Lower Sexual Function Following Radical Prostatectomy

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Rsearchers found that the adjusted mean sexual domain score decreased more for radical prostatectomy than for EBRT at 3 years.
Rsearchers found that the adjusted mean sexual domain score decreased more for radical prostatectomy than for EBRT at 3 years.

HealthDay News — For men with localized prostate cancer, radical prostatectomy is associated with a greater decrease in sexual domain scores, while different treatment strategies are associated with distinct patterns of adverse effects, according to 2 studies published in the Journal of the American Medical Association.

Daniel A. Barocas, MD, MPH, from the Vanderbilt University Medical Center in Nashville, Tennessee, and colleagues compared functional outcomes and adverse effects in 2550 men diagnosed with clinical stage cT1 to 2 localized prostate cancer. Overall, 59.7, 23.5, and 16.8 percent underwent radical prostatectomy, external beam radiation therapy (EBRT), and active surveillance, respectively. The researchers found that the adjusted mean sexual domain score decreased more for radical prostatectomy than for EBRT at 3 years. Radical prostatectomy correlated with worse urinary incontinence than EBRT and active surveillance.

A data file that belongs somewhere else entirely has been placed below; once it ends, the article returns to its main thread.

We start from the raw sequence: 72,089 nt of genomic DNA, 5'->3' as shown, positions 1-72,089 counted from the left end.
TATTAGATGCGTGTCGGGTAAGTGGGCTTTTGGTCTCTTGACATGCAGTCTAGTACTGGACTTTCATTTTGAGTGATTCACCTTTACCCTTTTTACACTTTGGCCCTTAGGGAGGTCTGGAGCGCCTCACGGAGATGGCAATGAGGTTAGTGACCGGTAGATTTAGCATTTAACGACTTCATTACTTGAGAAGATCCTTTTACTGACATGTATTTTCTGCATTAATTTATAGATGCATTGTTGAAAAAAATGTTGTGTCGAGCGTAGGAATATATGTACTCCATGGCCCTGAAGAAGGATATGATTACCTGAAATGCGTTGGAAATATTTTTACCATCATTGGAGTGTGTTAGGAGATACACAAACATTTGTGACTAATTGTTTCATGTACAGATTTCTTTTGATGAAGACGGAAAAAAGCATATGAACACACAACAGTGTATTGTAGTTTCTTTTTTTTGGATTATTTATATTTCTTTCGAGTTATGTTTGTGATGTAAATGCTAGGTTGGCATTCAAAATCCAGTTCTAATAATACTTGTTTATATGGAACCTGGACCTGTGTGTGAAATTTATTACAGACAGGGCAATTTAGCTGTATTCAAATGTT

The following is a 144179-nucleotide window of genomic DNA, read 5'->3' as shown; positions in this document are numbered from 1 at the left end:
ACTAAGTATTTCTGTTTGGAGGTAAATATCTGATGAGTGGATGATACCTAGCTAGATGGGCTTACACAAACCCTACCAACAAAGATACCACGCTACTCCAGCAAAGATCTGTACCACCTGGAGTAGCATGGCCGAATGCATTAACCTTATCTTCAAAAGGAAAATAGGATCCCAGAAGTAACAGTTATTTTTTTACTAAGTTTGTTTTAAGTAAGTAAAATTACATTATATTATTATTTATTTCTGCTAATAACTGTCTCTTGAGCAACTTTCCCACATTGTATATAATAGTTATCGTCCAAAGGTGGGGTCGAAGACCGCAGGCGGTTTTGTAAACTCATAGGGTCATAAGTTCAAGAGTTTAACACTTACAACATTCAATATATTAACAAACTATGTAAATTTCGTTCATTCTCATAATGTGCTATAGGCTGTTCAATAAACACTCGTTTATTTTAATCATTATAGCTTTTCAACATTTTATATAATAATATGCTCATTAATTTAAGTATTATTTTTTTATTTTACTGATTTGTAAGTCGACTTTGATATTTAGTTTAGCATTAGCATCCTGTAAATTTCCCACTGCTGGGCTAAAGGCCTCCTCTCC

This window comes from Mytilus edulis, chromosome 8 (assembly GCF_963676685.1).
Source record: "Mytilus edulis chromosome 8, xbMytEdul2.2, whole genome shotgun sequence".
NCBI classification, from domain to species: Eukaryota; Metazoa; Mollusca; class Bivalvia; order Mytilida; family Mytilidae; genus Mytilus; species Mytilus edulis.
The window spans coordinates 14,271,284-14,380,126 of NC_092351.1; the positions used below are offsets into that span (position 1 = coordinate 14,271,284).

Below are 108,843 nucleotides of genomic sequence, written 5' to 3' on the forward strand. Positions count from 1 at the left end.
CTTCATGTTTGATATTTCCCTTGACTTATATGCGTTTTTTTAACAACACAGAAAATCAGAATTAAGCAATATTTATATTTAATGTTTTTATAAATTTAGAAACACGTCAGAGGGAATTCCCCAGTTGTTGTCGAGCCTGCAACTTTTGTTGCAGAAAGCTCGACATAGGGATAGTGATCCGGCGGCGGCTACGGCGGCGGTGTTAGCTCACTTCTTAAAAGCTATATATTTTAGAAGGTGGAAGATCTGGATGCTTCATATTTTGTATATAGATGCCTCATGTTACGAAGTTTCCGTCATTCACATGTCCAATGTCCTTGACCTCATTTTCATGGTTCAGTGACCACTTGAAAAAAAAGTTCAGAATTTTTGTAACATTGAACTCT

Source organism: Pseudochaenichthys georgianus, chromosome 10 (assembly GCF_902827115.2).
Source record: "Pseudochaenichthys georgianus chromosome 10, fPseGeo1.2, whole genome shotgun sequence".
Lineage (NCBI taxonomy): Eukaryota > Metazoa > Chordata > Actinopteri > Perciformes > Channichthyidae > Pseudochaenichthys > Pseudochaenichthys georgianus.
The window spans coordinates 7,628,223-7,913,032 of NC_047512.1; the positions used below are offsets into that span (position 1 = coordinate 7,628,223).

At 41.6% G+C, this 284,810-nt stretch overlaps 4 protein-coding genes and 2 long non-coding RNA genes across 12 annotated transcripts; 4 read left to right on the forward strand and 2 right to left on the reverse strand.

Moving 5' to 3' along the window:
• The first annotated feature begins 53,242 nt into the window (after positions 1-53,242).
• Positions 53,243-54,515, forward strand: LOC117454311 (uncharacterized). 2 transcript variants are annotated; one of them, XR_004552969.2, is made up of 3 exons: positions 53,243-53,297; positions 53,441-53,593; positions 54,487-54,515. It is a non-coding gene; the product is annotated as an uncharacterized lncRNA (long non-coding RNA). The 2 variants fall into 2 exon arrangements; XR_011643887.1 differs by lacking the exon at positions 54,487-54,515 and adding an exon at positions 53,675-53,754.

Ronald C. Chen, MD, MPH, from the University of North Carolina at Chapel Hill, and colleagues compared quality of life among 1141 men with newly diagnosed prostate cancer. Overall, 27.5, 41.1, 21.8, and 9.6 percent of men underwent active surveillance, radical prostatectomy, EBRT, and brachytherapy, respectively. The researchers found that, compared with active surveillance, the mean sexual dysfunction scores worsened by 3 months for patients who received radical prostatectomy, EBRT, and brachytherapy. Compared with active surveillance, worsened urinary incontinence was associated with radical prostatectomy; acute worsening of urinary obstruction and irritation were associated with EBRT and brachytherapy; and worsened bowel symptoms were associated with EBRT.

"These findings can be used to promote treatment decisions that incorporate individual preferences," Chen and colleagues write.

Several authors from both studies disclosed financial ties to the biopharmaceutical industry.

References

Daniel A. Barocas, MD, MPH; JoAnn Alvarez, MA; Matthew J. Resnick, MD, MPH; et al. Association Between Radiation Therapy, Surgery, or Observation for Localized Prostate Cancer and Patient-Reported Outcomes After 3 Years. JAMA. 2017;317(11):1126-1140. doi:10.1001/jama.2017.1704.

Ronald C. Chen, MD, MPH; Ramsankar Basak, PhD; Anne-Marie Meyer, PhD; et al. Association Between Choice of Radical Prostatectomy, External Beam Radiotherapy, Brachytherapy, or Active Surveillance and Patient-Reported Quality of Life Among Men With Localized Prostate Cancer. JAMA. 2017;317(11):1141-1150. doi:10.1001/jama.2017.1652

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